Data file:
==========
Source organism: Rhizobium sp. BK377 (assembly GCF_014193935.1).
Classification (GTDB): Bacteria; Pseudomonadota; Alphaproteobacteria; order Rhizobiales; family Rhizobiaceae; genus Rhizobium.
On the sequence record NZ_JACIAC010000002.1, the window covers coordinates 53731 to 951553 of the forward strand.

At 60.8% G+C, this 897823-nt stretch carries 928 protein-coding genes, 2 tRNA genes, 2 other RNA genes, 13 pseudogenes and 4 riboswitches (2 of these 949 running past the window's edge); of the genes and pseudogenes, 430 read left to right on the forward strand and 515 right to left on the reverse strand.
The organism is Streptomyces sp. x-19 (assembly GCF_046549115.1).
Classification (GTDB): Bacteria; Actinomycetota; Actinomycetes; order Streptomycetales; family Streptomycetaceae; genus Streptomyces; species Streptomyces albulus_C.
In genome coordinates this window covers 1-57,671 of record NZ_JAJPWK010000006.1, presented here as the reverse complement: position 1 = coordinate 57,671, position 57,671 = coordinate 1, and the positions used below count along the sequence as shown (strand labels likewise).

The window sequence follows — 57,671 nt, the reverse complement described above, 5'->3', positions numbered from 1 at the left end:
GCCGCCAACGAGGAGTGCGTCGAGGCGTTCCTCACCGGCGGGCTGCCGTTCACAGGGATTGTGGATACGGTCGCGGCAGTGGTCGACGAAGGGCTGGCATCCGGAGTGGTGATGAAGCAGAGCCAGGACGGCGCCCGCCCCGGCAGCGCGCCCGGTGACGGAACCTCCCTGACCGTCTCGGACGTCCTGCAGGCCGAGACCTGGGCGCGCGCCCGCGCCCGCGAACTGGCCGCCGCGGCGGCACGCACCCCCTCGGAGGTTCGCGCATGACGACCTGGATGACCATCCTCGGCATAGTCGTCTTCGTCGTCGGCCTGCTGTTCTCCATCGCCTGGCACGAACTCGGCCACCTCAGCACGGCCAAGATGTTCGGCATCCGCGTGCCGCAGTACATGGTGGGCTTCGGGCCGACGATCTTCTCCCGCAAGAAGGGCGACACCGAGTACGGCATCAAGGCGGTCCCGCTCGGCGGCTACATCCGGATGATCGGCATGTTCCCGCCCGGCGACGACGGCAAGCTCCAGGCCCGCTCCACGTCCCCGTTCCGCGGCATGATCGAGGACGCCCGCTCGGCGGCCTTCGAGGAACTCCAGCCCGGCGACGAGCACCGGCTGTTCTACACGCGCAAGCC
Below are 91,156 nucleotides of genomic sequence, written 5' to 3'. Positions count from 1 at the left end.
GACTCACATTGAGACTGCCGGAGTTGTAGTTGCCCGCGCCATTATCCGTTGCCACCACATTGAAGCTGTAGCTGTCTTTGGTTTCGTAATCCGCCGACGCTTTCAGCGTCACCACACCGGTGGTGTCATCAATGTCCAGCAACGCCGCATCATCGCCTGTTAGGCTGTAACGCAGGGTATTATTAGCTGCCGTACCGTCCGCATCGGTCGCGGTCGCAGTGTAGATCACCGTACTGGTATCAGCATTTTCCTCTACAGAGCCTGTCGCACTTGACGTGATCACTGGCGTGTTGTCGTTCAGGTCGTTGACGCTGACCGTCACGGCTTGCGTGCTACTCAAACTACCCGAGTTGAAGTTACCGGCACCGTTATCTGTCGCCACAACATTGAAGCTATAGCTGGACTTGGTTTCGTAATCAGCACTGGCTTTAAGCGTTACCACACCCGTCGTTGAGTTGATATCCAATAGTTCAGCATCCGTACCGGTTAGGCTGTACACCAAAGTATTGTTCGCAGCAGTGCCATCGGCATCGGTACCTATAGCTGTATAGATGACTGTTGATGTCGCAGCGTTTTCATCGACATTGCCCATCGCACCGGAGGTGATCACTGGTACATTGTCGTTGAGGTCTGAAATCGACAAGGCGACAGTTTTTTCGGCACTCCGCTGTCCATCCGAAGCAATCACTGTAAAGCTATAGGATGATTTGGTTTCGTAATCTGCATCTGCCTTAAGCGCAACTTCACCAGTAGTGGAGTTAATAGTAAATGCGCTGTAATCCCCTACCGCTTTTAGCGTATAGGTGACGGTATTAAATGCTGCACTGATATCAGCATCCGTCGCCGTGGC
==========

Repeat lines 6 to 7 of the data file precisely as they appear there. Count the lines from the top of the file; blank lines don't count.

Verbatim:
Classification (GTDB): Bacteria; Actinomycetota; Actinomycetes; order Streptomycetales; family Streptomycetaceae; genus Streptomyces; species Streptomyces albulus_C.
In genome coordinates this window covers 1-57,671 of record NZ_JAJPWK010000006.1, presented here as the reverse complement: position 1 = coordinate 57,671, position 57,671 = coordinate 1, and the positions used below count along the sequence as shown (strand labels likewise).